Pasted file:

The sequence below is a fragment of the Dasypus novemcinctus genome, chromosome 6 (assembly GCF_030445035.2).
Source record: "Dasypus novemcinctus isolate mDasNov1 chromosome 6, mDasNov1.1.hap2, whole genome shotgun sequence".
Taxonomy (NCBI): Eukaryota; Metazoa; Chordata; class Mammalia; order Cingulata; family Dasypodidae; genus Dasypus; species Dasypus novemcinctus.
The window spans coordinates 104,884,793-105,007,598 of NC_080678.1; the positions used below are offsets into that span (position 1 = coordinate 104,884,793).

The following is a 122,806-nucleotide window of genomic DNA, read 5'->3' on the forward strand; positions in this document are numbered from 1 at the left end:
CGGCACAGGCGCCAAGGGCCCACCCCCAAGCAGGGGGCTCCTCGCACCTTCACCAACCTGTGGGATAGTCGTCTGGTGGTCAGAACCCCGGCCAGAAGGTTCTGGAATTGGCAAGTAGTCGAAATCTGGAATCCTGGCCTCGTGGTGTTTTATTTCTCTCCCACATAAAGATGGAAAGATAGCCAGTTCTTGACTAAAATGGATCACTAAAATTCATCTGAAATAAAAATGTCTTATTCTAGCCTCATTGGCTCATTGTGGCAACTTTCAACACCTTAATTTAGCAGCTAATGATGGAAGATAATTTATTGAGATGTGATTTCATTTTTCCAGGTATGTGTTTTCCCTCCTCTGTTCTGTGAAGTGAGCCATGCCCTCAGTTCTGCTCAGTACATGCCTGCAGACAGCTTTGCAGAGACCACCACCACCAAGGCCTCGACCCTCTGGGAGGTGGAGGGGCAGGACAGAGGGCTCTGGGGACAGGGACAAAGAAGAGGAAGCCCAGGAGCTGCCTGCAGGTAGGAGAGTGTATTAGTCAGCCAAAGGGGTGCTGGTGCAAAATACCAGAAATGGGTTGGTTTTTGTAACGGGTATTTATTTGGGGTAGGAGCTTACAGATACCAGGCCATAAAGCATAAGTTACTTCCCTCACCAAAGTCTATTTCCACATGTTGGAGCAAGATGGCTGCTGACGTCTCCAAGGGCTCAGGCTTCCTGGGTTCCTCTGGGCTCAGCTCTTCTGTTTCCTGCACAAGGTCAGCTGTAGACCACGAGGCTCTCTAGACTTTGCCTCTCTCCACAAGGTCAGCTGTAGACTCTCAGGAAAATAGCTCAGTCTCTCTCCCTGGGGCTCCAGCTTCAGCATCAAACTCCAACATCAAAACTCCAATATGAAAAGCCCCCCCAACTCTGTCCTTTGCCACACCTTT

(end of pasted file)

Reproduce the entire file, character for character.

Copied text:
The sequence below is a fragment of the Dasypus novemcinctus genome, chromosome 6 (assembly GCF_030445035.2).
Source record: "Dasypus novemcinctus isolate mDasNov1 chromosome 6, mDasNov1.1.hap2, whole genome shotgun sequence".
Taxonomy (NCBI): Eukaryota; Metazoa; Chordata; class Mammalia; order Cingulata; family Dasypodidae; genus Dasypus; species Dasypus novemcinctus.
The window spans coordinates 104,884,793-105,007,598 of NC_080678.1; the positions used below are offsets into that span (position 1 = coordinate 104,884,793).

The following is a 122,806-nucleotide window of genomic DNA, read 5'->3' on the forward strand; positions in this document are numbered from 1 at the left end:
CGGCACAGGCGCCAAGGGCCCACCCCCAAGCAGGGGGCTCCTCGCACCTTCACCAACCTGTGGGATAGTCGTCTGGTGGTCAGAACCCCGGCCAGAAGGTTCTGGAATTGGCAAGTAGTCGAAATCTGGAATCCTGGCCTCGTGGTGTTTTATTTCTCTCCCACATAAAGATGGAAAGATAGCCAGTTCTTGACTAAAATGGATCACTAAAATTCATCTGAAATAAAAATGTCTTATTCTAGCCTCATTGGCTCATTGTGGCAACTTTCAACACCTTAATTTAGCAGCTAATGATGGAAGATAATTTATTGAGATGTGATTTCATTTTTCCAGGTATGTGTTTTCCCTCCTCTGTTCTGTGAAGTGAGCCATGCCCTCAGTTCTGCTCAGTACATGCCTGCAGACAGCTTTGCAGAGACCACCACCACCAAGGCCTCGACCCTCTGGGAGGTGGAGGGGCAGGACAGAGGGCTCTGGGGACAGGGACAAAGAAGAGGAAGCCCAGGAGCTGCCTGCAGGTAGGAGAGTGTATTAGTCAGCCAAAGGGGTGCTGGTGCAAAATACCAGAAATGGGTTGGTTTTTGTAACGGGTATTTATTTGGGGTAGGAGCTTACAGATACCAGGCCATAAAGCATAAGTTACTTCCCTCACCAAAGTCTATTTCCACATGTTGGAGCAAGATGGCTGCTGACGTCTCCAAGGGCTCAGGCTTCCTGGGTTCCTCTGGGCTCAGCTCTTCTGTTTCCTGCACAAGGTCAGCTGTAGACCACGAGGCTCTCTAGACTTTGCCTCTCTCCACAAGGTCAGCTGTAGACTCTCAGGAAAATAGCTCAGTCTCTCTCCCTGGGGCTCCAGCTTCAGCATCAAACTCCAACATCAAAACTCCAATATGAAAAGCCCCCCCAACTCTGTCCTTTGCCACACCTTT